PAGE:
We recently went to a conference where attendees were between the ages of 20 and 35. We asked them, “What words do you often hear associated with debt that you are the most confused about?” The answer: What is debt consolidation, what is refinancing, and what is the difference between the two? This age demographic has heard these terms and should be familiar with them. The reason being is that they are associated with student loans and to a lesser degree credit cards. In this article, I explain debt consolidation. For an explanation of refinancing click here. Also, if you have questions about debt consolidation, most likely your peers do as well. Please like this article and send it to your friends.
Debt Consolidation (Student Loans)
Wikipedia’s explanation is one of the simplest: “Debt consolidation is a form of debt refinancing that entails taking out one loan to pay off many others.” When it comes to student loans, the most common debt consolidation is done through a direct consolidation loan. A direct consolidation loan is a government program that allows you to combine multiple federal education loans into a single loan. Many private companies are also emerging that will consolidate both federal and private loans into a single loan.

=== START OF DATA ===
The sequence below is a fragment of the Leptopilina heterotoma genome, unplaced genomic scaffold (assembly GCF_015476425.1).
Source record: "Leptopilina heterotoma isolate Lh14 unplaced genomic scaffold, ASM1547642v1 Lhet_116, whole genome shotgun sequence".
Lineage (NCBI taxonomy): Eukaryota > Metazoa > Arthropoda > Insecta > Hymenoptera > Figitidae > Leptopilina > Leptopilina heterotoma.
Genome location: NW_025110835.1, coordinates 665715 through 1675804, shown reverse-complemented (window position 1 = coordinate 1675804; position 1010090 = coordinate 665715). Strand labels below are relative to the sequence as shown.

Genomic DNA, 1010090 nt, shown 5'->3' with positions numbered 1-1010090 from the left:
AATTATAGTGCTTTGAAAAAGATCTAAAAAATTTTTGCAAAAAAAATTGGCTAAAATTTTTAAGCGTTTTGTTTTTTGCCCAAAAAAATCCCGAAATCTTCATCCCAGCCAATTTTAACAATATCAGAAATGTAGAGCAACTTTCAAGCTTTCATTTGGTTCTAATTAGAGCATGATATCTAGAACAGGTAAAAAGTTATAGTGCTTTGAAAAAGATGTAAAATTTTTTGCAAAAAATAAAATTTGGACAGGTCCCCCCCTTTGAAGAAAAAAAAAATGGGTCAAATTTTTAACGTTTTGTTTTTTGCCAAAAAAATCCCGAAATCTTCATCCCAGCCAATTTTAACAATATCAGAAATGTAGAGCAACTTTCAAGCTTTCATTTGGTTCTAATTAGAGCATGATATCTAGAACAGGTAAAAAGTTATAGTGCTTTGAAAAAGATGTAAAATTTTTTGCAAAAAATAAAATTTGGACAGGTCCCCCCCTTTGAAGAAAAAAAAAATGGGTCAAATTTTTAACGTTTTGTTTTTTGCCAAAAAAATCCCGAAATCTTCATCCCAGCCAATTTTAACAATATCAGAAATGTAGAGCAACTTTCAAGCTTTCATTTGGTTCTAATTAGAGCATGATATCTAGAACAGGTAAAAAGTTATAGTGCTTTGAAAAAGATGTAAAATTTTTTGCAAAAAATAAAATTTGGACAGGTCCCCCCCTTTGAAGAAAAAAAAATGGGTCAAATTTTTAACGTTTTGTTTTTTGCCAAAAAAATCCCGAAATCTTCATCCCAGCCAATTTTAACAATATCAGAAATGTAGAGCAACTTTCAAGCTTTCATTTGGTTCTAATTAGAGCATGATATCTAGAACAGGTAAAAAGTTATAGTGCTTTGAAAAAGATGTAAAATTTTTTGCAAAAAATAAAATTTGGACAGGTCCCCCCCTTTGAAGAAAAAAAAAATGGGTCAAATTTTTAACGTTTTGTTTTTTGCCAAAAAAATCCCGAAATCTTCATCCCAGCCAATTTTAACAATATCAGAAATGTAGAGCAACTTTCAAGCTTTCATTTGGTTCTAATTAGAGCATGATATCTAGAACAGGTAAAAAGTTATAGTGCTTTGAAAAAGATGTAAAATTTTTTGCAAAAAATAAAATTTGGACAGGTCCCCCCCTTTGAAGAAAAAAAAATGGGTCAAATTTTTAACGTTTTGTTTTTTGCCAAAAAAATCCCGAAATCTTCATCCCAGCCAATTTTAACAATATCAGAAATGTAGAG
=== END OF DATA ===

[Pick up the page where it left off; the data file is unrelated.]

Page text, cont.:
The resulting interest rate is a weighted average of your prior loan rates. For example, you have two ten year loans of $10,000 each. One has a rate of 6% and the other a rate of 8%. Let’s say you decide debt consolidation is right for you and consolidate them into one ten year loan. After debt consolidation, your new loan would have a ten year term, a principal balance of $20,000, and a 7% interest rate.
Why Do People Tell Me to Consolidate and Lower My Payments?
If your monthly payment decreases, it’s the result of a lengthening of the term. Since the interest rate is not reduced, federal loan debt consolidation is generally not a money-saving option. It is best to illustrate using an example. To follow along or to do these calculations for your loans you will need a financial calculator. An easy to use calculator can be found at Calculator.net. If you would like a more “sophisticated” debt consolidation calculate you can visit bankrate.com.
To explore how to calculate a consolidated loan and apply it to your situation click here.
So what should you do? That is a question that can only be answered on an individual basis. In my article entitled Consolidate Student Loans, Is It for Me? I explore this topic further. As always, your friends most likely have the same questions you do. Please share this article with them.